Rav Avraham Ibn Ezra (1089-1164). He was born in Tudela during the height of Spain’s Golden Age. There, he established a close friendship with Rav Yehuda Halevi. Three of his uncles were ministers in
the royal palace. He moved to Toledo during the benevolent rule of King Alfonso VI. After the king died, however, the anti-semitic masses began to harass the Jews, so he headed south to Muslim Spain – to Granada, Cordova, and Lucena. In 1148, the barbaric Almohades overran Morocco and continued into Spain. He was forced to flee to Rome, Provence, and Rhodes (where he befriended Rabbeinu Tam and other grandsons of Rashi, as well as the Rosh). He traveled to Egypt and learned with the Rambam. He wrote a commentary on the Torah and Navi, based in large part on Hebrew grammar. He also wrote dozens of books on astronomy, astrology, and mathematics.
Rav Shabsai HaKohen Katz, (Shach) author of Sifsei Kohen, recognized as one of the most basic and authoritative commentaries on the Shulchan Aruch (1622-1663). Born in Vilna. He learned in Tyktizin, Cracow and Lublin. He married a great grand-daughter of the Rema. In 1648 the communities of Russian Poland were devastated by Chmielnicki, and Rav Shabsai haKohen was among the sufferers. He authored selichos in tragic memory of the events. He was nifter at the age of 41 in Holleschau, Germany, having completed his commentary to 2 of the 4 sections of the Shulchan Aruch, Yoreh De’ah (at age 24) and Choshen Mishpat. Among his other works are Sefer Ha’Aruch on the Tur, Poel Tzedek on the 613 mitzvos, and Gevuros Anashim, on cases in which a wife can legally compel her husband to give her a get.
Rav Azariya Figu (Figo) of Venice(1579-1647). Author of Binah La’itim and Gidulei Terumah.
Rav Emanuel Chai Riki (1688-1743). Kabbalist; author of Mishnas Chassidim. He received semicha from Rav Chaim Abulafia in Tzefas. He is buried in Zento, Italy. He also wrote a commentary on Tehillim entitled Chozeh Tzion, and Yosher Leivav.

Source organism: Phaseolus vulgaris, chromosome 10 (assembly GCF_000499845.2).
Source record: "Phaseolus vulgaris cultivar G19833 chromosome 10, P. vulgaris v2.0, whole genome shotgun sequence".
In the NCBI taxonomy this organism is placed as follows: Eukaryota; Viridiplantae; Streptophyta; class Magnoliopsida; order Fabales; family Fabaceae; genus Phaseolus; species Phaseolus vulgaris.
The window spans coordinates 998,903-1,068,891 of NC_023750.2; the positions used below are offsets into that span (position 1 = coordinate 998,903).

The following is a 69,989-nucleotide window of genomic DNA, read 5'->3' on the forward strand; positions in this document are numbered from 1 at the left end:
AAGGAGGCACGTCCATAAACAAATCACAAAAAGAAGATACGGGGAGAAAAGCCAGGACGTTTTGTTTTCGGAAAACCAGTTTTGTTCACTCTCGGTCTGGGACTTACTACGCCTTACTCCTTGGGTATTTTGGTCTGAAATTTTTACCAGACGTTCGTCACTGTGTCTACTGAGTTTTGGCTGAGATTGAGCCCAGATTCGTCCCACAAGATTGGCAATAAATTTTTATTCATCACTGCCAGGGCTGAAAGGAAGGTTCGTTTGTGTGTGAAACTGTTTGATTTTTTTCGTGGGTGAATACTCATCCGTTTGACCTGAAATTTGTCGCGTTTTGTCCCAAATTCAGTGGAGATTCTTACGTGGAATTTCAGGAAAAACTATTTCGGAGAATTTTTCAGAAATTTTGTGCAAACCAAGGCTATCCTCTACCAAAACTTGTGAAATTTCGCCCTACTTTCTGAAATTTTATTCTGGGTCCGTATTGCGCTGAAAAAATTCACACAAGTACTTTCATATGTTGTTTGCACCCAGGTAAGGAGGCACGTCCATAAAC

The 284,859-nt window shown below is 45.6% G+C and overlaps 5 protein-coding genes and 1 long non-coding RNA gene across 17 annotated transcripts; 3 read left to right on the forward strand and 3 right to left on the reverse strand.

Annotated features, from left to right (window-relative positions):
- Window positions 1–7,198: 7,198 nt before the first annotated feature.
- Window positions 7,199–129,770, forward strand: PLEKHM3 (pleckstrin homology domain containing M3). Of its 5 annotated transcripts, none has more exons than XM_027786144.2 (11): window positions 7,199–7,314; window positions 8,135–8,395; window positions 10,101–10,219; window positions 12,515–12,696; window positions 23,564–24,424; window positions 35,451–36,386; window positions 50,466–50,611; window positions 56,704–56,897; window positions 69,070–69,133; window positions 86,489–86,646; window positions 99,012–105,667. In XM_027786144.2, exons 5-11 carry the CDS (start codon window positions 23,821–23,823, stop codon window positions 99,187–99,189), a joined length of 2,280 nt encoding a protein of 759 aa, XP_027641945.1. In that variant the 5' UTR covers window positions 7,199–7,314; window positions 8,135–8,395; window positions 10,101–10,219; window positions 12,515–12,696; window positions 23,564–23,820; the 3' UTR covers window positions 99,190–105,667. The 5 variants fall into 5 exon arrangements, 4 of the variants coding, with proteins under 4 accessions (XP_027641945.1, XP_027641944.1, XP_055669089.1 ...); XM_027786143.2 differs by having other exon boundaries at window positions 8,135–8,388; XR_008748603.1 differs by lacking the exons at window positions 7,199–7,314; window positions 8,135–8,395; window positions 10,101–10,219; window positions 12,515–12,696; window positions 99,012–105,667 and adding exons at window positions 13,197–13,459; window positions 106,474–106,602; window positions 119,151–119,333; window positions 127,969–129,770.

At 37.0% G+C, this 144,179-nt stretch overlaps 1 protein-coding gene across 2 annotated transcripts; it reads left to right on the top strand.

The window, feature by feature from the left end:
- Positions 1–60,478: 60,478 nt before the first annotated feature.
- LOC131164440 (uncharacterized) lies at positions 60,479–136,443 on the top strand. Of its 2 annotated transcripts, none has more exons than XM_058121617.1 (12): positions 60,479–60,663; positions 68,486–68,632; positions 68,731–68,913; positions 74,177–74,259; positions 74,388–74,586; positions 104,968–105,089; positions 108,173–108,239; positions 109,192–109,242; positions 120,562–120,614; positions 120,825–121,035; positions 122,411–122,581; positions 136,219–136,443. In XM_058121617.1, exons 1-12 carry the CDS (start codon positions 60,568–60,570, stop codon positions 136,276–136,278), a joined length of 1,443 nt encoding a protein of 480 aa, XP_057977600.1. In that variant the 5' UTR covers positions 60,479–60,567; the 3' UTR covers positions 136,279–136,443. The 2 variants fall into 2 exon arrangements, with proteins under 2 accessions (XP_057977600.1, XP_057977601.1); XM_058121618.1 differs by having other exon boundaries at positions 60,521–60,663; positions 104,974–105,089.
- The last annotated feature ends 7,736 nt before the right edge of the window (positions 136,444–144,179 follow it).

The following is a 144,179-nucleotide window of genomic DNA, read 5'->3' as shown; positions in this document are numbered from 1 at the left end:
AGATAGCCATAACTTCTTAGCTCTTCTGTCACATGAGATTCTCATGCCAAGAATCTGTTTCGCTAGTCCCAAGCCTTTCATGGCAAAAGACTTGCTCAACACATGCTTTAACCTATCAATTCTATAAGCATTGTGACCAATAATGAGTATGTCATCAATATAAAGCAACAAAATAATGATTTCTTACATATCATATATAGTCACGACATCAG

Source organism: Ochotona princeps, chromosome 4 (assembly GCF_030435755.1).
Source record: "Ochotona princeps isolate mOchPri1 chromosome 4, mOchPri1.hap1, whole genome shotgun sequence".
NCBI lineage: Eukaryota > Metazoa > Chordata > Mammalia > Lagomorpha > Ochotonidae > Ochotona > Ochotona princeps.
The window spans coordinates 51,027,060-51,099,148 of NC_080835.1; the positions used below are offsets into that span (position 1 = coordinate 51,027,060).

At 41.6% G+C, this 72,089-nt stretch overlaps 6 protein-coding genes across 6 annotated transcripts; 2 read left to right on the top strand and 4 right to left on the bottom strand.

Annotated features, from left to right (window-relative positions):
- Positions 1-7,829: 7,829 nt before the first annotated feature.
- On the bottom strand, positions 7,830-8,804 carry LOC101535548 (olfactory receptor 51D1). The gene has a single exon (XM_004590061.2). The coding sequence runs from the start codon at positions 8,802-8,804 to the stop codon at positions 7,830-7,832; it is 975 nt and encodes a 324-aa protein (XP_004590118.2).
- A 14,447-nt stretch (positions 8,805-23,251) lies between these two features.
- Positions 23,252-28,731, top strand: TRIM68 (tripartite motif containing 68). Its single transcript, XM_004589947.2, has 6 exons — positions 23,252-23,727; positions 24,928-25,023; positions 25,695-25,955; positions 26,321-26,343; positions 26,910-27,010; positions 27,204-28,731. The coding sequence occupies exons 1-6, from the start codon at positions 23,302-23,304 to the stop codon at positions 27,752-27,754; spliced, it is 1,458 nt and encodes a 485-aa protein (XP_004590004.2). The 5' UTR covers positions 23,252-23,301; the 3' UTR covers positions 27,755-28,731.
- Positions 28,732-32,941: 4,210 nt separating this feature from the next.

Rav Yitzchak Eizik Safrin of Komarna (1800). He was the author of Heichal HaBrachah and Zohar Chai. One of his sons was Rav Tzvi Hirsch Aichenshtein of Zhidachov, the Ateres Tzvi. Another son was Rav Yissochor Berish Aichenshtein of Zhidachov. A third son was Rav Moshe Aichenshtein of Sambor, a fourth was Rav Alexander Yom Tov Lipa Aichenshtein, a fifth was Rav Menachem Mendel Aichenshtein, and a sixth was Rav Eli Aichenshtein.
Rav Menachem Mendel of Shklov (1827). He was the leader of the aliya of the followers of the Vilna Gaon to Eretz Yisrael. This is significant because of the many Minhagei Yerushalayim that were established by that Ashkenazi community. His leading student, Yitzchak Eizak Chaver Wildmann (1789-1853), perceived that the obscurity of the kabbalistic system was a major factor in the flight of students and thinkers from Torah to science, secular philosophy and atheism. In Pischey She’arim, R. Yitzchak Eizak Haver vindicates the kabbalah against its detractors, showing that behind its metaphors lies the only system with the power to provide satisfying answers to man’s deepest questions about the meaning and purpose of the universe.